Camera-Shy Birds Of Tokyo

While lining up to attend a show at my favourite Brisbane live music venue last night, I was confronted with some new and conspicuous signage. I’d seen the update on The Zoo’s site last week, but it’d slipped my mind until I re-read in person:

Dear Zoo Patrons,

No recording or photographic equipment is allowed to be brought into the Zoo.

Please do not record the event unless you have gained permission from the venue and the performing act themselves, this also applies to patron crowd shots as well.

Anyone caught doing so, with out pre arranged consent will have their gear confiscated until the end of the night.

Thank you in advance for your understanding on this issue.

All the best,
The Zoo.

Curious. Upon questioning those who knew, it appears that these restrictions are the result of a Birds Of Tokyo show in late May.

The band played some new material to a sold-out crowd. Several among the audience decided to film these songs – in “high quality”, so I’m told – and upload the footage to YouTube. The band, who have a new album due later this year, responded by threatening legal action lest The Zoo instate and enforce the camera restrictions for future shows. The videos in question have been removed from YouTube.

Let’s examine the facts, and assume that the videos were uploaded by a single party:
  1. This person paid to buy a ticket to watch Birds Of Tokyo; therefore,
  2. It’s reasonable to assume that they’re a Birds Of Tokyo fan.
  3. This fan wanted to share new Birds Of Tokyo material with other Birds Of Tokyo fans throughout the world; the easiest way to do that was to:
  4. Upload Birds Of Tokyo footage to YouTube.

I don’t think that I need to point out the inherent stupidity in demanding rules be put in place after the act occurred and the band had left the venue. I’d be surprised if The Zoo had anything further to do with Birds Of Tokyo.

An ostensibly friendly action by a Birds Of Tokyo fan has caused wider ramifications upon the Brisbane music scene – specifically, by scaring The Zoo into changing their conditions of entry, which have long been casual and reasonable, much like the venue’s staff.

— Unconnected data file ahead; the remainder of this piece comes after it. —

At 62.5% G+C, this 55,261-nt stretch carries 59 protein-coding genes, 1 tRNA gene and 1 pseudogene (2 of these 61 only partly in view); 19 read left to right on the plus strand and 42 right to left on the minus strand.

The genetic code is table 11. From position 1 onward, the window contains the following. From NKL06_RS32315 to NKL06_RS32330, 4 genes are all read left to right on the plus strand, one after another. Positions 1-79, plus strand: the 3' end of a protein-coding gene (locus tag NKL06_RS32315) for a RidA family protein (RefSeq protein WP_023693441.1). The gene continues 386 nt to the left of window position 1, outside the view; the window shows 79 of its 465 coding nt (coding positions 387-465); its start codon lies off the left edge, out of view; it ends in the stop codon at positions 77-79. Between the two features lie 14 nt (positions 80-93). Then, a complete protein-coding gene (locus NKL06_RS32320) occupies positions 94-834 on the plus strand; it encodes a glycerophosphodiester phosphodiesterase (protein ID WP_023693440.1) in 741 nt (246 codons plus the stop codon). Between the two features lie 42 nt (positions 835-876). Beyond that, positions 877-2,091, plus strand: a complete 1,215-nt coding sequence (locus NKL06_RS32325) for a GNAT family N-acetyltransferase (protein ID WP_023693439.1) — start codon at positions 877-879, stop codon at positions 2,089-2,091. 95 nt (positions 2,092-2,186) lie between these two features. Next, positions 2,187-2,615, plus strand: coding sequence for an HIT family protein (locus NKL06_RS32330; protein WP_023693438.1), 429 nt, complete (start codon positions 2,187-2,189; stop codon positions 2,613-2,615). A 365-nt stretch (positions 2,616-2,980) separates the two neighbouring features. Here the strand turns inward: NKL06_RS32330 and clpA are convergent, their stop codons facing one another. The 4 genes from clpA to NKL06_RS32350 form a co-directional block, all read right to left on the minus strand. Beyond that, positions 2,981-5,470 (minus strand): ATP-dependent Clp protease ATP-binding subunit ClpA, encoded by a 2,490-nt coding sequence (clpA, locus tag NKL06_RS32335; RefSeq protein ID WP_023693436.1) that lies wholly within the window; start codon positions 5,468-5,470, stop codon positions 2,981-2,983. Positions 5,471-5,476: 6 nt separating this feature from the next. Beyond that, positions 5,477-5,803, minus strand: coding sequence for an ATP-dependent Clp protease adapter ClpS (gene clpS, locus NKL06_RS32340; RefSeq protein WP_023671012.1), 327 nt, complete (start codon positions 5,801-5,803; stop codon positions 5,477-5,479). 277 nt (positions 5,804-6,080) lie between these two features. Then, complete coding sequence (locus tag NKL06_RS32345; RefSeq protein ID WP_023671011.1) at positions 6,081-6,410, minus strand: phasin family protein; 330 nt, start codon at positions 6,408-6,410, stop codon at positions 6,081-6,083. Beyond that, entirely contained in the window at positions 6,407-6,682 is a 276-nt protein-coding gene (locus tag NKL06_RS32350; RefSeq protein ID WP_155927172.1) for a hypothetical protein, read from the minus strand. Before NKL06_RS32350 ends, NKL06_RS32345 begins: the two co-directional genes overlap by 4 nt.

Why did this happen? Because Birds Of Tokyo are apparently more concerned with shielding their precious new material than encouraging their dedicated fanbase to continue doing what they will always attempt to do – that is, share with fellow fans.

This is an awful strategic decision on Birds of Tokyo’s behalf. It seems that they’ve forgotten that sharing is the essence of being a music fan. Though, bear in mind that I’m taking this hearsay on face value – it could have been a decision made by their record label, their management, or I could be entirely wrong.

National fame and notoriety. Sold-out Australian tours. A Triple J Hottest 100 placing. 10,151 MySpace friends. Why the fuck should Birds Of Tokyo care if a fan uploads a couple of bootleg, unreleased songs online and a couple of thousand people check it out?

Their complete failure to view this occurrence as anything other than an act of positive word-of-mouth marketing from the most influential sector of their community – an actual goddamn Birds Of Tokyo fan – astounds and angers me. It’s irrevocably warped my already-dwindling perception of the band.

This is the price you pay for attempting to control the actions of your fanbase. This is a glaring example of failing to consider an issue in whole before acting.

Thanks for fucking up sixteen years of amicable amateur photography at The Zoo, Birds Of Tokyo.